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Sunday, March 18, 2007, I am packing to go out of town for a week; but I heard that a Grizzly Bear was sighted in Yellowstone. So with camera and spotting scope in hand we head into the park to take a look. It is pretty early in the year for watching bears and we have left later in the day (the sun is actually out) than we normally do for wildlife watching, but I am determined to find a bear.
Pronghorn antelope and mule deer watch us as we drive under the Roosevelt Arch in Gardiner and into Yellowstone National Park. Elk and bison are grazing the hillsides along the winding drive up the hill to Mammoth Hot Springs. Steam is rising off the terraces as we turn east towards Tower Junction and Lamar Valley. Spring is definitely on the way; bison and elk are everywhere searching for those first green shoots of grass emerging from the melting snow.
We spot our first sign of bears; the rangers have posted the signs warning hikers and cross-country skiers of the Bear Management Areas. OK, so it's not a real bear, but those signs mean one might be just over the next hill. As we enter Lamar Valley a crowd has gathered at one of the pullouts. We stop to see what the excitement is all about.
"No bears, just a pack of eight wolves", I tell my husband. He gets as excited as the rest of the crowd, and I can see the wolf pack moving across the snow on a far ridge. Now don't get me wrong, I love to watch the wolves, but I get a little single minded at times and I haven't seen a bear since September. We set up the spotting scope and watch the wolves. It is the Slough Creek Pack and they are on the move, heading west toward a point where some Agate Pack wolves were spotted earlier in the morning. The Slough Creek wolves disappear into the timber and we continue east along the Lamar River.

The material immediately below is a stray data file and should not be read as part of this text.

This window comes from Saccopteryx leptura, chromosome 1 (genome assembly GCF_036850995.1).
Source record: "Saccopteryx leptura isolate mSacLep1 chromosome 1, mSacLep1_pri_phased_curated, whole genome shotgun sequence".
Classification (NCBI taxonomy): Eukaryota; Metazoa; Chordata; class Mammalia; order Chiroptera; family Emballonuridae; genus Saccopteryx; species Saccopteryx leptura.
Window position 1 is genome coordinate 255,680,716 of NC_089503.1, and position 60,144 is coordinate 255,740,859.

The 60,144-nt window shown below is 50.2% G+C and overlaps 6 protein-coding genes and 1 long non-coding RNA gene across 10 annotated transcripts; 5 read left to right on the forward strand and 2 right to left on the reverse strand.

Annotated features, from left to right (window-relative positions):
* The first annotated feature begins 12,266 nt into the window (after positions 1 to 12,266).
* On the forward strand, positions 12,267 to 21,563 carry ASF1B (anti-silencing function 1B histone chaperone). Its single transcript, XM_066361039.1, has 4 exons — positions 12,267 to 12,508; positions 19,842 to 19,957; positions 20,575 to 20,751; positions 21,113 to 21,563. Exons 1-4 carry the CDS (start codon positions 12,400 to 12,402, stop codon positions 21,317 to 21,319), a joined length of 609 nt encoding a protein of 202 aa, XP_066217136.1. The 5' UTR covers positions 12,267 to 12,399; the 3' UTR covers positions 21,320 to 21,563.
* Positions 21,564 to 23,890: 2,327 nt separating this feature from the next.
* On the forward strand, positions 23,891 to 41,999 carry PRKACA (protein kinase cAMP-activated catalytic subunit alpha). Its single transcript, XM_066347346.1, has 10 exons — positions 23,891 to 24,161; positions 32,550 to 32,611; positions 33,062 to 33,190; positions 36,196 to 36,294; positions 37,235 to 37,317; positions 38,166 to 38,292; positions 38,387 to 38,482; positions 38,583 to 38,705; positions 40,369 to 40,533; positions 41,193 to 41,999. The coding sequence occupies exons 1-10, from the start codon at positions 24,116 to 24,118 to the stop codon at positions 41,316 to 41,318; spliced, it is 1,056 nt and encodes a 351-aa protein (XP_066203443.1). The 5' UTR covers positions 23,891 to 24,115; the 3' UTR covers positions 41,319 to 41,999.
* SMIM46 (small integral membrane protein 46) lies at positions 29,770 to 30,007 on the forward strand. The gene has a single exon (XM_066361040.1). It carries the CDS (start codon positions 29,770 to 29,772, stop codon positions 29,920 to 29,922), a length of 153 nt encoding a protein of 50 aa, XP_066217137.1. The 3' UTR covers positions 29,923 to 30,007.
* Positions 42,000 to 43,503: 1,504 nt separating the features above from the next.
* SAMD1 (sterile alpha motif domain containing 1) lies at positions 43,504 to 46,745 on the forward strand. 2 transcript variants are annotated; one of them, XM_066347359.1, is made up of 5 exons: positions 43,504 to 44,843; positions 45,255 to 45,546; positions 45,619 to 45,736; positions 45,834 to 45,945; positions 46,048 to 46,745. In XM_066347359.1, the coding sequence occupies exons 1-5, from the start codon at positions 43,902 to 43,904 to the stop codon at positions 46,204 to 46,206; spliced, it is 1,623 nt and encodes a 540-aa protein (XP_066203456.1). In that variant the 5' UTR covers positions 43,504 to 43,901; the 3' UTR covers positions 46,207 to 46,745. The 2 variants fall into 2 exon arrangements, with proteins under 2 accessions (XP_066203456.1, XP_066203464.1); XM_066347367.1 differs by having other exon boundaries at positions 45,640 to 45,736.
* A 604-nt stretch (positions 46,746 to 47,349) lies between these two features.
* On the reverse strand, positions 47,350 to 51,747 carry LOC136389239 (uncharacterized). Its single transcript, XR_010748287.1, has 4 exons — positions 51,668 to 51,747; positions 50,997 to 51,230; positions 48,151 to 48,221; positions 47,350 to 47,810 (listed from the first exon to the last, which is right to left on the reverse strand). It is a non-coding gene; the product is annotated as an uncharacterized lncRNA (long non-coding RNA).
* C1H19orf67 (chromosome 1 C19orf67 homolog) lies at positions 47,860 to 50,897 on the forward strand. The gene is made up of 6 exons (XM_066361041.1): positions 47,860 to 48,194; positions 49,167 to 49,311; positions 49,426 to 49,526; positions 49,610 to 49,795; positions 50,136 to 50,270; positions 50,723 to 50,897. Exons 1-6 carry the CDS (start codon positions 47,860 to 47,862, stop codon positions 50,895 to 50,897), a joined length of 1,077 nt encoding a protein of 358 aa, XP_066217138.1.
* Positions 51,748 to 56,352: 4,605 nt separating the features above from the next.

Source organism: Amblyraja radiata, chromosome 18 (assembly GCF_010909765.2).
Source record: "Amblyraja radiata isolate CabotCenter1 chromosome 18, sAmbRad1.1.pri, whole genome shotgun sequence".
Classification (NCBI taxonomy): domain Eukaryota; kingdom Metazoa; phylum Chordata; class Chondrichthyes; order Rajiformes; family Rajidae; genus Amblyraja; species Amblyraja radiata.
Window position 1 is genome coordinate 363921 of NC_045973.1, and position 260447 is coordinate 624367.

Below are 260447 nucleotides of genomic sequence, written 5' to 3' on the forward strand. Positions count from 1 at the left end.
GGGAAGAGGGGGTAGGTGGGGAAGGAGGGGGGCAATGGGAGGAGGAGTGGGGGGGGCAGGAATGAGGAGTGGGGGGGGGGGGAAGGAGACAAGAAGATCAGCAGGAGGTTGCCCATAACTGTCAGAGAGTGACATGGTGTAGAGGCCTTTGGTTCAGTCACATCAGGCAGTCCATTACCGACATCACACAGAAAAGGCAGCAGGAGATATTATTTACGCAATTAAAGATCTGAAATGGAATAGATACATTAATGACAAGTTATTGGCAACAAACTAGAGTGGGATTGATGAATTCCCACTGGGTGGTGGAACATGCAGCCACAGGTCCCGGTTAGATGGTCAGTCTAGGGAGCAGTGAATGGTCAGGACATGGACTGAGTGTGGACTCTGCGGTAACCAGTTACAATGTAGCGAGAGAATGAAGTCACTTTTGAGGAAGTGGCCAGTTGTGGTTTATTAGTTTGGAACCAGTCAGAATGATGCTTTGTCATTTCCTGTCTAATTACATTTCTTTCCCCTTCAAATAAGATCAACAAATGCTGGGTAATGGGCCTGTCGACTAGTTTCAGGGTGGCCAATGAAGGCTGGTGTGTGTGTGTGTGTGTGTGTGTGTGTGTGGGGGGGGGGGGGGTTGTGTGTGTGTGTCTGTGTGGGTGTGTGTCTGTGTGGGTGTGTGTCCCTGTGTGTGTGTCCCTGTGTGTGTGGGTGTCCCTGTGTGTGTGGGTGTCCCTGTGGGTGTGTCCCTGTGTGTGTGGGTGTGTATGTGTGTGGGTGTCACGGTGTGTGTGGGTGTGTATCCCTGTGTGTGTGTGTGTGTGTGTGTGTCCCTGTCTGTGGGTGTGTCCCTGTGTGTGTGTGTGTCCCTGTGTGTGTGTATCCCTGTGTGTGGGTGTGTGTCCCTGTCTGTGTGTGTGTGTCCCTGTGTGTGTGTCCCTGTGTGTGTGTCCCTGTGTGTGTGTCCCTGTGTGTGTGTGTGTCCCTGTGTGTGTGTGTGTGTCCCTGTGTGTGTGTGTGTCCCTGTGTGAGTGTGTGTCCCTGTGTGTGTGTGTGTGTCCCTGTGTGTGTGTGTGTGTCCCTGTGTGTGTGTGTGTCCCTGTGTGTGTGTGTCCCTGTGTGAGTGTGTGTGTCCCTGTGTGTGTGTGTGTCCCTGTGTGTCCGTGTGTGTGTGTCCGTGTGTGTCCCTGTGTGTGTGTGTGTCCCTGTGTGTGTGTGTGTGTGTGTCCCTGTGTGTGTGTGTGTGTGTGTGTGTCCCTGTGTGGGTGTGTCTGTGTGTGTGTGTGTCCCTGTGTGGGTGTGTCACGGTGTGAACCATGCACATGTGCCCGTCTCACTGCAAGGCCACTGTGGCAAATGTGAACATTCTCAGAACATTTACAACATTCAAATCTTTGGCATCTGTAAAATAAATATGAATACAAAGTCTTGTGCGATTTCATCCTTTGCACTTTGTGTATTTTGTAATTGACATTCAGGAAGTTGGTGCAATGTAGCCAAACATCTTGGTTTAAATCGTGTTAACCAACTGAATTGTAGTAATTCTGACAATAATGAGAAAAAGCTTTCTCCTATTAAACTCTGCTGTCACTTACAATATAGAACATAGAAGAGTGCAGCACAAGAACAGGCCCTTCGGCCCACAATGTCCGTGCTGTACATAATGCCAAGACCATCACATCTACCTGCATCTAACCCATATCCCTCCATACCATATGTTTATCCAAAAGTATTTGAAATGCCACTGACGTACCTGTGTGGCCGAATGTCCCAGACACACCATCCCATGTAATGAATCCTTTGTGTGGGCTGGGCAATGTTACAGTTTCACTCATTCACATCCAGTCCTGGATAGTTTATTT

We stop at several pullouts along the way and glass the hills and valleys for any sign of a Grizzly. At a rest stop area we ask some other wildlife watchers if they have seen any bear. No one has seen one today, but Big Horn Sheep were sighted. We set up the spotting scope and look for the sheep and surprise, we find a Mountain Goat standing on the ledge. This is the earliest we have seen a Mountain Goat in Yellowstone, usually we find them in early summer closer to the north entrance at Cooke City. We watch him until he beds down behind a tree and then we start back towards Gardiner.
Along the way we stop to look at an eagle nest, none are visible but the nest is so big that one or more could be down inside and we wouldn't be able to see them. We pull out and check on the Slough Creek Wolf Pack. They have moved and are running and rolling through a deep snow field following their noses on the trail of the Agate Pack. They disappear into the timber again and we move on.
We stop at a pullout and check on an owl nest. Their young should be large enough to be looking out of the nest by now. We are surprised to see what looks very much like a Golden Eagle sitting in the nest. This is a shock and we wonder what the fate is of the Great Horned Owls that usually nest here. We stop at one more pullout and glass the hills, I find Big Horn Sheep, but no bear.
This has been a wonderful day in Yellowstone, no Grizzly, but I have seen so much wildlife and any day in the park is better than a day sitting at home. I will continue my "bear hunt" when I return from my trip.
Best place to base your Yellowstone Wildlife vacations, original and only year round entrance to Yellowstone National Park.
3. Fort Yellowstone
Mammoth Hot Springs, WY is the headquarters for Yellowstone National Park. It was origanally an Army Outpost, Fort Yellowstone, maintained for the protection of the park before the National Park Service was established.